George Conway on Trump adding Dershowitz, Starr to legal team: 'Hard to see how either could help'

Attorney George ConwayGeorge Thomas ConwayGeorge Conway group lines up body bags in ad hitting Trump on coronavirus deaths Overnight Defense: Trump to withdraw US from Open Skies Treaty | Pentagon drops ban on recruits who had virus | FBI says Corpus Christi shooting terror-related Former CIA chief: Trump withdrawal from Open Skies Treaty 'is insane' MORE, husband of White House counselor Kellyanne ConwayKellyanne Elizabeth ConwayGeorge Conway group lines up body bags in ad hitting Trump on coronavirus deaths White House announces deal to cap insulin costs for seniors Juan Williams: Anti-Trump Republicans flex their muscle MORE and a frequent critic of President TrumpDonald John TrumpJustice says it will recommend Trump veto FISA bill Fauci: Nominating conventions may be able to go on as planned Poll: Biden leads Trump by 11 points nationally MORE, knocked Trump in an op-ed on Sunday after it was recently revealed that Ken Starr and Alan DershowitzAlan Morton DershowitzMoussaoui says he now renounces terrorism, bin Laden The Hill's Coronavirus Report: Frist says Manhattan Project-like initiative necessary to fight virus; WH to release plan for easing lockdowns The Hill's Campaign Report: Biden faces tough task of uniting Democrats MORE would be joining his legal defense team for his upcoming impeachment trial in the Senate.

While Conway said he liked Starr, the former independent counsel whose investigation into former President Clinton helped led to his impeachment, and contended that Dershowitz “may be a genius in some ways,” he called the new addition a “legal odd couple” for Trump’s defense team in the piece.

Dershowitz, Conway wrote, is “not necessarily the advocate you want on your side.”

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“Judges have told me they find him condescending in manner and tone — not the approach you want before a court consisting of 100 U.S. senators. And he’s wont to make off-the-wall arguments,” Conway continued, adding: “Dershowitz’s recent assertion that the Supreme Court could order the Senate not to conduct an impeachment trial illustrates the point. Not only is that claim indefensible — it’s also ridiculous.”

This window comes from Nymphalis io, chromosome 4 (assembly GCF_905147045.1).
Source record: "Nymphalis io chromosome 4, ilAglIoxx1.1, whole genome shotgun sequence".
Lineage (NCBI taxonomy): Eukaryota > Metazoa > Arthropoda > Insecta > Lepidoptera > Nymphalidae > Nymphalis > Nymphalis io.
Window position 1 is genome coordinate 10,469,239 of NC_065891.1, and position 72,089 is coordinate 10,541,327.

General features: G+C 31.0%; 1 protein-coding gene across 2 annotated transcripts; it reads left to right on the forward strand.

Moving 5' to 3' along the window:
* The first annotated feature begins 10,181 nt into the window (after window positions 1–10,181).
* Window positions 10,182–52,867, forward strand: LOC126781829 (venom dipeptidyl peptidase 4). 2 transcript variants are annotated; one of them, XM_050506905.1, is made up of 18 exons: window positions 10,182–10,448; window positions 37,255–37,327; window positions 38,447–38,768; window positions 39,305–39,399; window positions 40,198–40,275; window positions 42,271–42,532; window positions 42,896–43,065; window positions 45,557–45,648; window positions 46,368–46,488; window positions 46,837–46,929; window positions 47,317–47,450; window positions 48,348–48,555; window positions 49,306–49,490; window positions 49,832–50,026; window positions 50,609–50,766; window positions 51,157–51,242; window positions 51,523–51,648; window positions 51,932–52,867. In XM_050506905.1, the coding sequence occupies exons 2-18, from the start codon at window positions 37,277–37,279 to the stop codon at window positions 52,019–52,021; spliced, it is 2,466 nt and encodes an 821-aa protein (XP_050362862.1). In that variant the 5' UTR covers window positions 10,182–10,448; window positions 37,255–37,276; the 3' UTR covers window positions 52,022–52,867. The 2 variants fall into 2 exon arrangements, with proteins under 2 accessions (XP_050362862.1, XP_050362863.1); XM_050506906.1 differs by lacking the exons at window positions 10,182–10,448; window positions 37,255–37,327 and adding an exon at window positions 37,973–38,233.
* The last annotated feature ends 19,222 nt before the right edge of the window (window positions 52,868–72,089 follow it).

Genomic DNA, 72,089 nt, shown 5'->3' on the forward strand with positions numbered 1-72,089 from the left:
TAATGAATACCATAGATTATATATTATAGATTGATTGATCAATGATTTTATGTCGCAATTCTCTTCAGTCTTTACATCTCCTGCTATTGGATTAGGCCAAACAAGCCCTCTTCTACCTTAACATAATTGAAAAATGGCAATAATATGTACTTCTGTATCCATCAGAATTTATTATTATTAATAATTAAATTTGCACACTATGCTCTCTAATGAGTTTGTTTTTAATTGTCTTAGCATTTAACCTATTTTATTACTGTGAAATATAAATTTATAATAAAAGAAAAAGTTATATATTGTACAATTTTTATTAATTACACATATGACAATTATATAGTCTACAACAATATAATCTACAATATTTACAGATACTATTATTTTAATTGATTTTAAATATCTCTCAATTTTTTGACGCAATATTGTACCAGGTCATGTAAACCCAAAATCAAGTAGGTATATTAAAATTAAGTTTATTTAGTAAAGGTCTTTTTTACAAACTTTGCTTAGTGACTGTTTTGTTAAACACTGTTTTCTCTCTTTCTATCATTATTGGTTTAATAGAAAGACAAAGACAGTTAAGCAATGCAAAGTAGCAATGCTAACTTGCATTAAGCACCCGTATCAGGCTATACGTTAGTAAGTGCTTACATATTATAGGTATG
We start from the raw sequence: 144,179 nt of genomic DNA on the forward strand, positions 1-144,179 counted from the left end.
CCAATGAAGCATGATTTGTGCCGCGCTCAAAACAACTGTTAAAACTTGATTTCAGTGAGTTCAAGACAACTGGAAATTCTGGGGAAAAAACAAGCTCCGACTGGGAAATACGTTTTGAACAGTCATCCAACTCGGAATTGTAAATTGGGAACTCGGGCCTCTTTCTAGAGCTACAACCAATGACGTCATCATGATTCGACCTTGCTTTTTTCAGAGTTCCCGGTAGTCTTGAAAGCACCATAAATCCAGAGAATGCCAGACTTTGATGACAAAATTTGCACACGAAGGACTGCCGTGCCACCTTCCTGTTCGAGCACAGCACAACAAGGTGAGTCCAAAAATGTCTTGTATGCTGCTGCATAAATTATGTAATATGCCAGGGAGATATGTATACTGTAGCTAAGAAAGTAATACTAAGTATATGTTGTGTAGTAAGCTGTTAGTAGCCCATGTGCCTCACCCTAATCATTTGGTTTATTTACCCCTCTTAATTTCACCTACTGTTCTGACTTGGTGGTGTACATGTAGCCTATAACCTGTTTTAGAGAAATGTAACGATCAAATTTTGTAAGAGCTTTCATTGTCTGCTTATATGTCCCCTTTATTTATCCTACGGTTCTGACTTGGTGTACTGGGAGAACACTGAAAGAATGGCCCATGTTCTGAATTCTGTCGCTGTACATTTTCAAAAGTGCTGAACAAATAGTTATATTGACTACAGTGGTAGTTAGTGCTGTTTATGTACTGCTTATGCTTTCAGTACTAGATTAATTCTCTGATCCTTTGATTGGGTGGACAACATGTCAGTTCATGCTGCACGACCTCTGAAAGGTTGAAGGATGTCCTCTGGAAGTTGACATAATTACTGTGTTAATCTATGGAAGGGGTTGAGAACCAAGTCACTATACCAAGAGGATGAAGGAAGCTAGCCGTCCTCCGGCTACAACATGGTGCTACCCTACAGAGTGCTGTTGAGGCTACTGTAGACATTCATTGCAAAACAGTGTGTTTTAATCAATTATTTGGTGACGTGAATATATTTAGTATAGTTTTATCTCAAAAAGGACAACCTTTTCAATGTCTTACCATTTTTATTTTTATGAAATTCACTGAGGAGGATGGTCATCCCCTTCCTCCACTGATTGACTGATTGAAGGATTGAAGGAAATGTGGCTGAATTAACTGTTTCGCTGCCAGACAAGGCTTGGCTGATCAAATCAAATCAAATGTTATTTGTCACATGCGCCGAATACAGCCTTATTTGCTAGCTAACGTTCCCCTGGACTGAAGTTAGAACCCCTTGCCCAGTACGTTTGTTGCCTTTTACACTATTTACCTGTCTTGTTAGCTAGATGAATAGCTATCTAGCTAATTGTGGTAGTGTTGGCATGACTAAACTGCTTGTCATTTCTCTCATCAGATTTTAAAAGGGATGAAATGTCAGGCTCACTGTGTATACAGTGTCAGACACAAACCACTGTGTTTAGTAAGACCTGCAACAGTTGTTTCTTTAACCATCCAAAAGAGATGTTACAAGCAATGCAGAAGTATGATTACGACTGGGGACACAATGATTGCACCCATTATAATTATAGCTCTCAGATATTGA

And when discussing the decision to add Starr to Trump’s defense team in the op-ed, Conway said he couldn’t “comprehend what he’s doing here” either.

“He’s best known as the independent counsel whose investigation led to the impeachment of Clinton. That’s hardly helpful for Trump, because Clinton was a piker compared with Trump,” Conway wrote.

“As if that were not enough, in the Clinton case, Starr argued that Clinton had committed an impeachable offense by blocking witness testimony and documents. Oops,” he continued.

“Any litigator will tell you that adding to your legal team on the eve of trial most likely will not produce better lawyering but, rather, chaos. In that sense, at least, Trump will be getting the representation he deserves,” he added. 

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He also took further aim at Trump in the op-ed while breaking down how Trump’s “unimpressive” legal team – which includes Pam Bondi, Robert Ray and Jane Raskin,  White House counsel Pat Cipollone and attorney Jay SekulowJay Alan SekulowAppeals court rejects Trump effort to throw out emoluments case Supreme Court divided over fight for Trump's financial records   Meadows joins White House in crisis mode MORE – came to be assembled.

“President Trump, whose businesses and now campaign have left a long trail of unpaid bills behind them, has never discriminated when it comes to stiffing people who work for him. That includes lawyers — which is part of the reason he found the need to make some curious last-minute tweaks to his team,” he wrote.

​“The president has consistently encountered difficulty in hiring good lawyers to defend him. In 2017, after Robert S. Mueller III became special counsel, Trump couldn’t find a high-end law firm that would take him as a client,” he claimed in the opinion piece. “His reputation for nonpayment preceded him: One major Manhattan firm I know had once been forced to eat bills for millions in bond work it once did for Trump. No doubt other members of the legal community knew of other examples.”

“Of course, being cheap wasn’t the only reason Trump struck out among the nation’s legal elite,” Conway continued. “There was the fact that he would be an erratic client who’d never take reasonable direction — direction as in shut up and stop tweeting. Firms also understood that taking on Trump would kill their recruiting efforts: Top law students of varying political stripes who might be willing, even eager, to join a firm that provides pro bono representation to murderers on death row, want nothing to do with Trump.”

The White House did not immediately respond to request for comment from The Hill regarding Conway's claims.

The sharp criticism by Conway comes a month after the attorney joined other conservatives in launching an anti-Trump political action committee known as The Lincoln Project, which is committed helping defeat Trump in this year's election.